The long climb out of Addingham
The climb up to Draughton Height from Addingham

Finally I reached the top of the ridge and the path levelled off to become another beautiful, if stony, high level walk across the top. I found a seat and sat for a while so that I could remove my socks and air my feet. This is essential during any day’s walking because it is important to look after your feet – after all, they are kind of essential to the activity! This is especially important on hot days when sweat can so easily cause blisters. The other thing I do is to swap my socks round, just to freshen things up.

Now, I walk a lot so I am already well tanned but today, even I was in danger of burning so I applied sun cream whilst I was there. It is better to be safe than sorry!

Heading towards Skipton
Another lovely ridge top walk to Skipton along Rombalds Way

The track I was walking was a prehistoric track known as Rombalds Way. It was another of those ancient routes, the medieval motorways, the M1 of the ancient world and as I walked, questions naturally came into my head – Who used this route? What was their purpose? Where were they going? What were they like, friendly, suspicious, threatening? I think it would be great to have a time machine so that you could go back through the centuries and see the people passing along the track, some on foot perhaps driving animals before them, some on horseback, some on carts, maybe even a platoon of foot soldiers with ancient weapons. Their presence still seemed to almost hang in the air as my imagination wandered.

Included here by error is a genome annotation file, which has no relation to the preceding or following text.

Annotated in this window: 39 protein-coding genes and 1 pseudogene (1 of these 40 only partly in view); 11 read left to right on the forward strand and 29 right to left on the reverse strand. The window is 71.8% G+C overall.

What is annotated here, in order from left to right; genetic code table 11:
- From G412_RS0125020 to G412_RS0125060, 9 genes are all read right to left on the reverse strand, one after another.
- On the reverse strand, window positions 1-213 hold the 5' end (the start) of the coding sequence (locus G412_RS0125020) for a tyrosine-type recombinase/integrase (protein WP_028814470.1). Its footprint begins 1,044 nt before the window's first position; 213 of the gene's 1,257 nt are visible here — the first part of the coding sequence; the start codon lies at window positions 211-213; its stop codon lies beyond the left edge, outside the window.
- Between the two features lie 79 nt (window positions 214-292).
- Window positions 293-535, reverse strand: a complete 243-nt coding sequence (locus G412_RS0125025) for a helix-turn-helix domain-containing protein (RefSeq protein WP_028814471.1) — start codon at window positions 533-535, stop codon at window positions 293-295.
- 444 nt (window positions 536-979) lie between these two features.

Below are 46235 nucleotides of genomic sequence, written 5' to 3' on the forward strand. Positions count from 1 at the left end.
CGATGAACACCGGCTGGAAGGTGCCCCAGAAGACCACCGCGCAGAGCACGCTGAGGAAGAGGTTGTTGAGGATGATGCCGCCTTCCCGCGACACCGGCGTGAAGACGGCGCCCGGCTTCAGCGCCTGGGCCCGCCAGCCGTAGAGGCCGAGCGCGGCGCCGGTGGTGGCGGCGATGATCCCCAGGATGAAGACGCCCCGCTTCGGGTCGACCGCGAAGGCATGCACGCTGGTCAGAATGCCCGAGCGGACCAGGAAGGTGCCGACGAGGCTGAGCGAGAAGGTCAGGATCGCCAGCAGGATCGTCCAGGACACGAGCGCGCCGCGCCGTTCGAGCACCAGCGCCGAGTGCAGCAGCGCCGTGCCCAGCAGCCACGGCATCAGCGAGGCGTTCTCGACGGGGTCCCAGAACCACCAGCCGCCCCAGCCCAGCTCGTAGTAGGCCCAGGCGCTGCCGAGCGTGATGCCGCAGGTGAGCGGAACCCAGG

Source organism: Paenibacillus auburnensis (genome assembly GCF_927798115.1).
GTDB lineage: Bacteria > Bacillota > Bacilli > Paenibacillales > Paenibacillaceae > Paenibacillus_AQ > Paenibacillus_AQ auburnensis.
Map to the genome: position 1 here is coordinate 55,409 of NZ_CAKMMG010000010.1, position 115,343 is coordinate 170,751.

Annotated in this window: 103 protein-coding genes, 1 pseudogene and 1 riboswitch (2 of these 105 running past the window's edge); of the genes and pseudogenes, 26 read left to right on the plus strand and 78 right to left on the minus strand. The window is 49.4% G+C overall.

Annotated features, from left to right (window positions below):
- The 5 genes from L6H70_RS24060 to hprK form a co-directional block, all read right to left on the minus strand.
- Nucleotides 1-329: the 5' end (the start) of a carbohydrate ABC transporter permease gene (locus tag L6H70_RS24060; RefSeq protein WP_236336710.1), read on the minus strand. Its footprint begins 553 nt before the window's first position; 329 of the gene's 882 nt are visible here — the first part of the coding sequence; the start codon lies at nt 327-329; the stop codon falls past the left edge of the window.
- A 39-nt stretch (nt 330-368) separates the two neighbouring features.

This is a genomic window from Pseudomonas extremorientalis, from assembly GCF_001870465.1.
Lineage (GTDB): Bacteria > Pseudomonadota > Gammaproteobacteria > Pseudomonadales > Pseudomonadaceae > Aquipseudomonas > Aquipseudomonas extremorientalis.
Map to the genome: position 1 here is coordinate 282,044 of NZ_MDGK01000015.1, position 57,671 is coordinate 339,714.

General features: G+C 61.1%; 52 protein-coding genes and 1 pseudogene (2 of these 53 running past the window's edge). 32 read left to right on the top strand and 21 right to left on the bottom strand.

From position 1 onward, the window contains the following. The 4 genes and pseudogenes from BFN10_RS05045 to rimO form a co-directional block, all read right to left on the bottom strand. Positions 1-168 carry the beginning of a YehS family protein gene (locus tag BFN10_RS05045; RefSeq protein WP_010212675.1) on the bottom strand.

Having crossed the top of the hill, the path started to descend, and what a delightful descent it was as it dropped into some trees. The shade was blissful and sunlight dappled the path in front of me.

In the woodlands above Skipton
Some lovely shade at last

Through occasional breaks in the trees, I could see Skipton far below – that would be my stopping point for the day…..well almost! I knew that there were shops there to enable me to resupply, and particularly an outdoor shop as I needed a new gas cylinder. I hurried down and made it in time!

Over Skipton
Skipton from the ridge

My camp for the night was actually outside Skipton so there was still a mile or more to walk. This was a delightful, flat, evening stroll though, along the tow path of the canal. I came across a lovely family of swans……who, despite my giving them a wide berth, hissed wildly at me as I passed! Not sure I’d want to argue with them!

Along the canal at Skipton
A swan family along the canal

As the sun was turning to that warmer hue of evening, I pitched my tent. There was road, rail and canal at the bottom of the site but my view was just of distant hills. It was a delightful place to spend the night.

The Skipton Campsite
A camp with a view

And I was treated to another amazing sunset!

Skipton sunset
A fabulous end to a fabulous day

What a great end to an awesome day. Despite the heat, I had still walked a little over 20 miles, crossing some of the best moorlands, with some of the best views imaginable. And this was just the first day! I wondered what the rest of the walk would bring!

Thanks for stopping by.

Until next time,
Your friend
The Dorset Rambler

If you would like to contact me, my email address is – comments and feedback are always welcomed.

All words and pictures in this blog are the copyright of The Dorset Rambler and may not be reproduced without permission.